What American president would not relish the thought of his time in office bearing the description “Era of Good Feeling”? That was the title given to the time when President James Monroe occupied the White House. Monroe was a Virginian, like better-known Founding Father Presidents George Washington, Thomas Jefferson, and James Madison. But his destiny was not defined solely by his loyalty to his state. He was an American, assured of a future destined to be grand because he lived in a nation where possibilities were probable. You will read about:A Virginia gentleman An American soldierMonroe at home and abroadA Virginia president The second term And much more!Monroe grew up in the colony of Virginia as the son of a moderately prosperous plantation owner, but his career in service to his nation took him to the battlefields of the Revolutionary War, diplomacy in Europe, the governorship of Virginia, Cabinet posts in Washington D.C., and through it all, America’s future. By establishing the Monroe Doctrine, he warned other nations that trespassing in the Western Hemisphere would be taken as an attack upon the United States. That he made this proclamation at a time when the United States was a mere fledgling compared to the predators of Europe demonstrates his confident audacity in the country he governed. He was a 19th-century believer in the 21st-American century. 1. Language: English. Narrator: Matthew J. Chandler-Smith. Audio sample: http://samples.audible.de/bk/acx0/133116/bk_acx0_133116_sample.mp3. Digital audiobook in aax.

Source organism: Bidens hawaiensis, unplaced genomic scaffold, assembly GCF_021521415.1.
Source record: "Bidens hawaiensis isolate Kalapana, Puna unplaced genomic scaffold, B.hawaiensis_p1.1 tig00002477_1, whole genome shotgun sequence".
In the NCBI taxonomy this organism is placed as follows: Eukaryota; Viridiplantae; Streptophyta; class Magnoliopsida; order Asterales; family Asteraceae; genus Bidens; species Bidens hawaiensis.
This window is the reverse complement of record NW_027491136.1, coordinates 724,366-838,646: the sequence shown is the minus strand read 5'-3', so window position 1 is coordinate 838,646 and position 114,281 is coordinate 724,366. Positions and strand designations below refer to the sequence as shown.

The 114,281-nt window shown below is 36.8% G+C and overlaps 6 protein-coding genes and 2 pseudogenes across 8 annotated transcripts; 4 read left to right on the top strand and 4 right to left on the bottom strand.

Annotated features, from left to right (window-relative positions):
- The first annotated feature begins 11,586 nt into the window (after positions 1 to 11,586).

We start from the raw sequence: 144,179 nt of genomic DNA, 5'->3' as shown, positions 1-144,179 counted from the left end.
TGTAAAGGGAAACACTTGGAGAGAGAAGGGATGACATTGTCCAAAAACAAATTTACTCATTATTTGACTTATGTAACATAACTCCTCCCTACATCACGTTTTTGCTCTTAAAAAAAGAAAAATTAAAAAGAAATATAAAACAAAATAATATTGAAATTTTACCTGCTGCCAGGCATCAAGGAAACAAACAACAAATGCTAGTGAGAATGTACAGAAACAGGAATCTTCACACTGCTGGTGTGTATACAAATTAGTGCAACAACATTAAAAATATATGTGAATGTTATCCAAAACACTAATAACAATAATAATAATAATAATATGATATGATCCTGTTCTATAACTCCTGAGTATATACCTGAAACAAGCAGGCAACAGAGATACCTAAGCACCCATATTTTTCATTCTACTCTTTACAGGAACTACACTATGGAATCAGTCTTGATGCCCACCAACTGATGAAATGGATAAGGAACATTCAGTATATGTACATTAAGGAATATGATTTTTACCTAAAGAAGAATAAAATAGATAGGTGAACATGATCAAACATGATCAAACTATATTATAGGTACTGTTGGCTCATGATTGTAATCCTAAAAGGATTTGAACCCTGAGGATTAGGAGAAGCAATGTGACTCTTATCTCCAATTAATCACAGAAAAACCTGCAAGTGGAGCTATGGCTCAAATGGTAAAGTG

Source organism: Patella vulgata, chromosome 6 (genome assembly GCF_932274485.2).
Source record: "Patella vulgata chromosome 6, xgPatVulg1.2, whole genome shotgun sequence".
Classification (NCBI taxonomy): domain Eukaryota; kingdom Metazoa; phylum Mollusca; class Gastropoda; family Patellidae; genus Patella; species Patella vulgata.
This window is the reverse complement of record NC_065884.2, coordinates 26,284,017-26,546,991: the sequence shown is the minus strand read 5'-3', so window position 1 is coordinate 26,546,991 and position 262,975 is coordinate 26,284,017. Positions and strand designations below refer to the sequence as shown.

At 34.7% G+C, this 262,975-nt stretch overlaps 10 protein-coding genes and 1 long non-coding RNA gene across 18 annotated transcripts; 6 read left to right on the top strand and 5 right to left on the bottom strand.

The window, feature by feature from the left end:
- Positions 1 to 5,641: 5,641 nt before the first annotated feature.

Recalling pivotal moments from her dynamic career on the front lines of American diplomacy and foreign policy, Susan E. Rice - national security adviser to President Barack Obama and US ambassador to the United Nations - delivers an inspiring account of a life in service to family and country.Although you may think you know Susan Rice - whose name became synonymous with Benghazi following her Sunday news show appearances after the deadly 2012 terrorist attacks in Libya - in Tough Love, the author reveals the truth of her surprising story with unflinching honesty. Often mischaracterized by political opponents, Rice emerges as neither a villain nor victim but a strong, compassionate leader.Mother, wife, scholar, diplomat, and fierce champion of American interests and values, Rice connects the personal and the professional. Taught early, with tough love, how to compete and excel as an African American woman in settings where people of color are few, Susan shares wisdom learned along the way.Laying bare the family struggles that shaped her early life in Washington, DC, she also examines the ancestral legacies that influenced her. Rice’s elders - immigrants on one side and descendants of slaves on the other - had high expectations that each generation would rise. And rise they did, but not without paying it forward - in uniform and in the pulpit, as educators, community leaders, and public servants.Susan, too, rose rapidly. She served throughout the Clinton administration, becoming one of the nation’s youngest assistant secretaries of state and, later, one of President Obama’s most trusted advisers.Rice provides an insider’s account of some of the most complex issues confronting the United States over three decades, ranging from “Black Hawk Down” in Somalia to the genocide in Rwanda and the East Africa embassy bombings in the late 1990s, to Libya, Syria, a secret channel to Iran, the Ebola epidemic, and the openi 1. Language: English. Narrator: Susan Rice. Audio sample: http://samples.audible.de/bk/sans/009587/bk_sans_009587_sample.mp3. Digital audiobook in aax.